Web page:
Wednesday, February 16, 2011

Goodbye Durango

It's the end of an era. I've had inordinately many eras end lately. I hung up my last thread-bare BOR jersey last summer, as of this past fall, I can finally call myself an expert mountain bike racer, the company I've been working for for the past 8 years closed it's doors a few weeks ago and today I traded in my Durango for an Outback.

I drove the Durango for 11 years and over 310,000 miles. I drove it everywhere. I loved it, and it was faithful to the end.


There are those who scorn SUV owners. Some have even shouted their scorn all up in my face, but in my defense, I have always argued that in 2000, when I bought the Durango, gas was cheap, middle-east tensions were comparatively low, Al Gore hadn't gone all Inconvenient Truth on us, SUV's hadn't yet become Minivan-2.0, Outbacks had comparatively low ground clearance, I wanted to drag 4 bikes, 4 riders and their gear around the mountains, hadn't discovered ultralight backpacking yet, and on top of all of that, I always treated it like a truck and made it my mission in life to extract a punishing level of sport-utility out of my Sport Utility Vechicle so all you haters can shut up!

And yet...

As much as I love it, and as much as all you haters can shut up, the Durango is, in fact, heavy, polluting and expensive to drive, and given how low-footprint I generally try to be, driving it around sends a pretty mixed message, even to myself.

For a while now, I'd like to have traded it for something that gets the job done more efficiently, but I could never make it work out financially. This year though, between a longer commute and the cost of some much-needed maintenance (even the amortized cost), it would be less expensive to buy a new truck than keep the Durango.

And so it was. I signed some papers and the Outback was mostly mine. I'd pick it up the next day. Today, actually.

Driving away, it struck me how much I'd miss my truck, but I just kept coming up with good memories. Isabel, on the other hand, was overcome with grief and almost inconsolable. None of us, including her, expected that. Thinking about it though, it made sense. My truck has been the one constant in her life. We've replaced literally every other thing, but she's been riding around in it since before she was born. It's more of a home to her than any house we've lived in, but a home that randomly carries her off to the explore the four corners of her world. She said it felt like a brother to her. Nothing hurts quite like the stream of unedited sorrow that can flow from the mind of a ten year old girl.

Fortunately, Sophie was pretty ambivalent. She's two years younger, and besides, she just doesn't get that attached to things.

What bothered Iz the most was that she was afraid that she didn't appreciate my truck enough the last time we drove, and that it would be gone before she'd have another chance. There was a solution for that, and I'd been thinking about it anyway. Sophie and Kathryn went home. Me and Iz took the Durango on one last adventure. There was only one place to go.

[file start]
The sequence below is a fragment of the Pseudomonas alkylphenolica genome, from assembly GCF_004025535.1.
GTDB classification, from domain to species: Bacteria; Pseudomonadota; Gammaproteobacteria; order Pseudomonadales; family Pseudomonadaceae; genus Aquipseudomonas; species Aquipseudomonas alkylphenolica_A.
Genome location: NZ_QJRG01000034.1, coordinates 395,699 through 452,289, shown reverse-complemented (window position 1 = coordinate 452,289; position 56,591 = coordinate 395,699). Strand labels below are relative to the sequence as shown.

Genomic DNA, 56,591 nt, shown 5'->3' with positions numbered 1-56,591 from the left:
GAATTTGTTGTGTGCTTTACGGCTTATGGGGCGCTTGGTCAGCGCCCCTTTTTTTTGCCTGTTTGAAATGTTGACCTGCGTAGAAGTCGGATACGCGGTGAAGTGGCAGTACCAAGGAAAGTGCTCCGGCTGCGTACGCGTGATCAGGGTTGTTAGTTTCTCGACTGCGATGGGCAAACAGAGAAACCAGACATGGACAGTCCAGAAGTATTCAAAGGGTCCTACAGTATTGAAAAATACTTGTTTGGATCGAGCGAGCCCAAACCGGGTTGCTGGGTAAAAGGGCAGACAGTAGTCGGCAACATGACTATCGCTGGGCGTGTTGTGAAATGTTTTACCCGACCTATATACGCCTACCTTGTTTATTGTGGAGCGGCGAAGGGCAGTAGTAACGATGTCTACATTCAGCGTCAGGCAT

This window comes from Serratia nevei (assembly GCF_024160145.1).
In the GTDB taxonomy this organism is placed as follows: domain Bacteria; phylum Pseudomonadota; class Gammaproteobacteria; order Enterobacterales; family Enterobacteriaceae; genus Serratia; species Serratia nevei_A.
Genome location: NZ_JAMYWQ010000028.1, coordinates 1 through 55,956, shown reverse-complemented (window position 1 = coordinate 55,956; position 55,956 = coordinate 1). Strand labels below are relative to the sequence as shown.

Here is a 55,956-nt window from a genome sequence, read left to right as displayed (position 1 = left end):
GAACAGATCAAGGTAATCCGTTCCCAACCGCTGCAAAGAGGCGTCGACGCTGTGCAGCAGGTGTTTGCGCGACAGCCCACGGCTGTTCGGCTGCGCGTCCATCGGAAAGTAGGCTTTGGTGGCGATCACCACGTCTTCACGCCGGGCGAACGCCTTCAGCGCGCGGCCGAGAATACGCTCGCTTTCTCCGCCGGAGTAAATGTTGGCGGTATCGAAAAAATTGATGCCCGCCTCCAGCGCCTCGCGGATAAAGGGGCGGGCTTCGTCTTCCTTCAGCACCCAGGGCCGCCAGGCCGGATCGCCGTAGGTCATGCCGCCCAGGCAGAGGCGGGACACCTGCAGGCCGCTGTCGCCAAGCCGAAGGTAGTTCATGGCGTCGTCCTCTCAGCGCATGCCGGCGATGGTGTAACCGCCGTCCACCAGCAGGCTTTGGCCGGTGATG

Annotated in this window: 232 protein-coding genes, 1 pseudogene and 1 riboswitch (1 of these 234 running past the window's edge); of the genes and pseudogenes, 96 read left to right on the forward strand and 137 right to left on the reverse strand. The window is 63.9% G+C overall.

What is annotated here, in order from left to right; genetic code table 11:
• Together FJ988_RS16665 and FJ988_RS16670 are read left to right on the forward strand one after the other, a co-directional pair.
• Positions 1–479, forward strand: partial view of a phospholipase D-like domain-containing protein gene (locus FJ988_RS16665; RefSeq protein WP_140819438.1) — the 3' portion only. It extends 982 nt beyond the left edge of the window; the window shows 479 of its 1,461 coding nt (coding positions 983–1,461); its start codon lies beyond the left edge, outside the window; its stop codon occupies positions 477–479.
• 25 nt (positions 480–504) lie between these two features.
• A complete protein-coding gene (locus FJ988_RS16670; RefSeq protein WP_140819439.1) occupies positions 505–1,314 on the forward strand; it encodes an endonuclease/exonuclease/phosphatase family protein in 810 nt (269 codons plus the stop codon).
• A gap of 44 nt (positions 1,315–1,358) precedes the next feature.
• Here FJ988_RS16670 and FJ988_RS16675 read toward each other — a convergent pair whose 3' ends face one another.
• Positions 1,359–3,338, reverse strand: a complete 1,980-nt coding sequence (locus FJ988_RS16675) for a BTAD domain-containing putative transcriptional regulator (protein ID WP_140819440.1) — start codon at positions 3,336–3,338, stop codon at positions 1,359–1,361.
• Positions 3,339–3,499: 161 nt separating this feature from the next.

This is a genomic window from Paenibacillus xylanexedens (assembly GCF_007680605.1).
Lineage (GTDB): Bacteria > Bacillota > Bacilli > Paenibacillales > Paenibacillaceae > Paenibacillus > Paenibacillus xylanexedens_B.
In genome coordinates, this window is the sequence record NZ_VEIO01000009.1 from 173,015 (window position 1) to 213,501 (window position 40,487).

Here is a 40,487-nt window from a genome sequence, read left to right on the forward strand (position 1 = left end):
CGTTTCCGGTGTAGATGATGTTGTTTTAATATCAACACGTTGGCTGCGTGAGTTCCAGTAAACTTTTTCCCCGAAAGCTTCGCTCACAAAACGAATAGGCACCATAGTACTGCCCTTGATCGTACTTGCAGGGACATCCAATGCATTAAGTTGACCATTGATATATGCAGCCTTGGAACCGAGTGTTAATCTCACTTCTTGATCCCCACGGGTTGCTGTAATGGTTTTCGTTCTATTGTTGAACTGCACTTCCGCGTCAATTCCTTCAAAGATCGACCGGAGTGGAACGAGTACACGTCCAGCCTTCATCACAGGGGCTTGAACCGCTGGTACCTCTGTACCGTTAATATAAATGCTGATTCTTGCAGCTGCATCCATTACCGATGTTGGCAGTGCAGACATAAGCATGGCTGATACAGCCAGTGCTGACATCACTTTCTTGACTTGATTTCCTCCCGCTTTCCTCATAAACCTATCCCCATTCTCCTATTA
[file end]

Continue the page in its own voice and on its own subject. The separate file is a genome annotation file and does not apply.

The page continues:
North on 400, west on 136, north to Nimblewill. We hit the Winding Stair loop: up 77, across 42... We did a little 4WD on Hawk Mountain...

 FS42A Sign

...before descending Cooper Gap Road. The air was cool but not too cold to roll the windows down. The road was just rough enough to appreciate having some clearance and suspension. We listened to some Green Day. The girls always wanted to listen to Green Day when we'd go driving around. It was perfect. One last little adventure. It made a world of difference to Iz.

Today we cleaned it out, took off the roof rack and swapped the Durango for an Outback.

I'm sure that the next 10 years will bear out some wrath-incurring flaw in that decision. We'll have to see about that. I've only put about 10 miles on it so far, but so far, so good. Wrath aside, here's hoping for another 10 years of adventures. Here's hoping that the next 300,000 miles will be as good as the last.


  1. Congrats on the new ride. It's always sad to say goodbye to a partner in crime - especially one that has journeyed with you for so long. Hope the Outback provides you with as many adventures!

  2. What a great final tribute! We had a similar experience a couple of years ago when we traded in Christy's Tahoe; we'd had it about 10 years and the kids got a little upset when we handed it over. Enjoy the new ride Dave.

  3. Been eying the Outback myself. If the rear window could open, I would already own it. Not too many vehicles have the rear opening window anymore, but my quest continues.

    Did you get a trailer hitch, and, if so, did you accept the puny 1.25" one?

  4. end of an era for sure!!

    man, i thought you would drive the wheels right off that truck, but i guess 300K+ and tens years is pretty close.

    also, you should stop feeling guilty about not being low-impact as you could be, because it is is much lower impact (and much more responsible!)to keep a vehicle for as long as you do regardless how inefficient it is compared to buying a new one or even just swapping for another used every one-two years!